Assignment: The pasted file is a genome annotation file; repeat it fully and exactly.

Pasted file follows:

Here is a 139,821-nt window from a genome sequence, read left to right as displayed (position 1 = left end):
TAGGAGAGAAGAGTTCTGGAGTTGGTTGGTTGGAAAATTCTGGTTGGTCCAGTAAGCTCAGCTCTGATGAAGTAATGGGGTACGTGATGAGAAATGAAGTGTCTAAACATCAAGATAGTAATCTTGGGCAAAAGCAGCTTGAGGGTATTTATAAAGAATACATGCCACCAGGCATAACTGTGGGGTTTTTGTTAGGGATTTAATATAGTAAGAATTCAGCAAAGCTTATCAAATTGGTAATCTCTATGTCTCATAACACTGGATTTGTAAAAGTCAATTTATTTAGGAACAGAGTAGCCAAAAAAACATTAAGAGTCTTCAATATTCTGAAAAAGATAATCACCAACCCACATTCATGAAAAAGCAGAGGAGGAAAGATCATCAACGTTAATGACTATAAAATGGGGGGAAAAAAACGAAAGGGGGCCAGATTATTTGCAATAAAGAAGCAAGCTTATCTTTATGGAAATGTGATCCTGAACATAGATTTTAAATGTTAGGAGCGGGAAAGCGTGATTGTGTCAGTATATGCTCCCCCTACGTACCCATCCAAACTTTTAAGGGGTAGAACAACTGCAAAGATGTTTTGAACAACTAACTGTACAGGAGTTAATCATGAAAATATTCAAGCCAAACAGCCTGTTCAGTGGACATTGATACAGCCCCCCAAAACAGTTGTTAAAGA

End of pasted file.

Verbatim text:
Here is a 139,821-nt window from a genome sequence, read left to right as displayed (position 1 = left end):
TAGGAGAGAAGAGTTCTGGAGTTGGTTGGTTGGAAAATTCTGGTTGGTCCAGTAAGCTCAGCTCTGATGAAGTAATGGGGTACGTGATGAGAAATGAAGTGTCTAAACATCAAGATAGTAATCTTGGGCAAAAGCAGCTTGAGGGTATTTATAAAGAATACATGCCACCAGGCATAACTGTGGGGTTTTTGTTAGGGATTTAATATAGTAAGAATTCAGCAAAGCTTATCAAATTGGTAATCTCTATGTCTCATAACACTGGATTTGTAAAAGTCAATTTATTTAGGAACAGAGTAGCCAAAAAAACATTAAGAGTCTTCAATATTCTGAAAAAGATAATCACCAACCCACATTCATGAAAAAGCAGAGGAGGAAAGATCATCAACGTTAATGACTATAAAATGGGGGGAAAAAAACGAAAGGGGGCCAGATTATTTGCAATAAAGAAGCAAGCTTATCTTTATGGAAATGTGATCCTGAACATAGATTTTAAATGTTAGGAGCGGGAAAGCGTGATTGTGTCAGTATATGCTCCCCCTACGTACCCATCCAAACTTTTAAGGGGTAGAACAACTGCAAAGATGTTTTGAACAACTAACTGTACAGGAGTTAATCATGAAAATATTCAAGCCAAACAGCCTGTTCAGTGGACATTGATACAGCCCCCCAAAACAGTTGTTAAAGA